N.B.: The following is a guest post from State Representative Scott Holcomb (D-Atlanta). Holcomb is one of the leading voices on election integrity in Georgia. – TLA
Our federal government needs to speak with one voice about the security of our elections. That isn’t happening.
And our state needs to take action, too. That’s not happening either.
We all know about President Trump’s multiple flip-flops last week. One moment he was agreeing with Putin and patting him on the back, and the next day he said he misspoke. And then he changed his story again. It’s head spinning when it should be simple. We must acknowledge how foreign governments, such as Russia, have sought to influence our elections. And we must ensure that it never happens again.
The evidence on what happened is overwhelming. The report issued by the intelligence community last year was conclusive: Russia intervened to benefit Trump. And this threat of foreign influence continues. The current Director of National Intelligence Dan Coats recently said that Russia is an “aggressive foreign actor” who undeniably interfered in our 2016 election and will continue its efforts to undermine our democracy. He said the lights are blinking red and Russia’s efforts are ongoing. And now that we are heading into a trade war with China, that potential threat exists, too. American businesses have been dealing with Chinese hackers for years.
Members of Congress from both parties support the conclusion reached by our intelligence community. And it is a conclusion that demands we take action to secure our democracy—particularly in Georgia where we have vulnerabilities in our election system.
These vulnerabilities became very clear in August 2016 when Logan Lamb, a cybersecurity researcher, discovered that, due to a misconfiguration on a server, he could easily download records for all of Georgia’s 6.7 million registered voters, documents with instructions and passwords for workers to use to log in to a central server on election day, and software files for the devices used by workers to verify a voter’s registration. He also gained access to databases used to prepare ballots, count votes, and summarize vote totals. Not only was Georgia’s door not locked: it was left wide open. And this happened again in March 2017—during the peak of the hotly contested race for Georgia’s 6th Congressional District.
The misconfigured server, managed by the Center for Election Systems, reportedly has been vulnerable since 2014, but sufficient action to eliminate the vulnerabilities was not taken. Our Secretary of State’s Office has insisted that our election systems weren’t vulnerable to Russian interference in 2016 and Georgia was not even targeted. However, paragraph 75 of the indictment against 12 Russian intelligence officers revealed last week stated that Russia did, in fact, target Georgia. Whether our election systems were hacked and manipulated remains unknown, but it is clear that if Russia wanted to do so, they could have easily accomplished their mission.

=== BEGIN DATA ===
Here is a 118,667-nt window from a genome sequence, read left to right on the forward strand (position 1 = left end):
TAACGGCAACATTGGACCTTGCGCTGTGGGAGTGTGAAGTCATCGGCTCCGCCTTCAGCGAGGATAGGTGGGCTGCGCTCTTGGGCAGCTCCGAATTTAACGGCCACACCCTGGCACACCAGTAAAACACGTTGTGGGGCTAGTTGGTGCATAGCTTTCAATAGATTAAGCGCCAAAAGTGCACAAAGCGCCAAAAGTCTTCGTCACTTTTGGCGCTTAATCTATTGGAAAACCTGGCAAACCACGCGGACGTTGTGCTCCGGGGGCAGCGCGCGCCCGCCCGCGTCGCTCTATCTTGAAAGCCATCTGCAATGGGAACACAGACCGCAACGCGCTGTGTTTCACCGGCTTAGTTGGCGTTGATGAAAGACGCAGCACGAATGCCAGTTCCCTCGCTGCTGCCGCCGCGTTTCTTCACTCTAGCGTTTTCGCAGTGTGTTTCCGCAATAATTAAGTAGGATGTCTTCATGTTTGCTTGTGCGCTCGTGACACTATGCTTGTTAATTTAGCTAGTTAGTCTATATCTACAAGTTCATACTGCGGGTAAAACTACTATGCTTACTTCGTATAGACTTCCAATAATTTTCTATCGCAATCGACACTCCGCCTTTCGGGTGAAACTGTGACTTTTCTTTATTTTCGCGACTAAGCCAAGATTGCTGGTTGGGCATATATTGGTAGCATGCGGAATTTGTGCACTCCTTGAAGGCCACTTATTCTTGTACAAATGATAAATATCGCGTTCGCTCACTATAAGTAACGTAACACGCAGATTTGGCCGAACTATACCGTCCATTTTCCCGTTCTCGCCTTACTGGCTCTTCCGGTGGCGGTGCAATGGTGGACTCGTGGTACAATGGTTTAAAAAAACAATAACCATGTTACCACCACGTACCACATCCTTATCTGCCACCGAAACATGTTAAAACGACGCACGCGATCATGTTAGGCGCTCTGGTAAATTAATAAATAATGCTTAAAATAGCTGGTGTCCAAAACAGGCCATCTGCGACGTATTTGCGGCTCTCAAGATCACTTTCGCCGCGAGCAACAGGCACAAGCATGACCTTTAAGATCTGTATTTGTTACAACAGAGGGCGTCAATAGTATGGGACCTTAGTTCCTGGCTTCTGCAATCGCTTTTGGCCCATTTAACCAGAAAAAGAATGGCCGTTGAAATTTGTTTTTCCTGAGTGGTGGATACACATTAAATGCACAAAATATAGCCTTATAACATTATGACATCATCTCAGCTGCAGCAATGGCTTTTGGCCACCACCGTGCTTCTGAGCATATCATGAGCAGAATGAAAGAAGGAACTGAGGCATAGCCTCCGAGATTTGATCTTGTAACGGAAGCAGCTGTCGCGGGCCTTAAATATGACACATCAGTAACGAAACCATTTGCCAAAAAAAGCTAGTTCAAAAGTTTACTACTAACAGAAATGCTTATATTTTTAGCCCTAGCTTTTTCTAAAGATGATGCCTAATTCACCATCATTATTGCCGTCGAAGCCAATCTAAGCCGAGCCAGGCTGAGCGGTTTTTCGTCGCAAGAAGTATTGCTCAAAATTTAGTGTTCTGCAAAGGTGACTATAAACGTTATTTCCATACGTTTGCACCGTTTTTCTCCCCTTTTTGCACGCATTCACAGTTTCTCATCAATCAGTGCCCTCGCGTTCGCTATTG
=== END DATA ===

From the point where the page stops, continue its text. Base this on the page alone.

Given Director Coats’ report that Russia is continuing its efforts to interfere with our elections to undermine our democracy (which is one of Russia’s foremost strategic goals), we must take steps to secure our election system. Currently, Georgia is one of five states that relies on paperless electronic voting computers—touchscreens that top cybersecurity experts say are a serious vulnerability. These touchscreen computers, which use Microsoft 2000, an operating system that has not even been supported by Microsoft since 2010, do not have a paper component. Therefore it is impossible to conduct a recount or audit of election results. The computers tell you what the computers tell you, and there is no independent record (or paper) to double-check accuracy. And, as we now know, no steps were taken to secure these machines before 2016, and little (if anything) has been done since.
The best path forward is to move to a paper-based system. Cyber-security experts recommend hand-marked paper ballots with optical scanners to read the ballots and tally the results. This process would eliminate unsecure computers and ensure that, if necessary, we could conduct accurate recounts with the paper ballots.
Securing our democratic processes from foreign interference will require bipartisan support and cooperation because, ultimately, any hostile interference by foreign actors or countries such as Russia affects every person, regardless of political party. Georgia’s entire election system was undeniably vulnerable in 2016, and we cannot let that stand for 2018. As a constituent told me recently, “I should only have to focus on the integrity of the person I am voting for, not the integrity of the system I am using to vote.” Surely we can agree on that.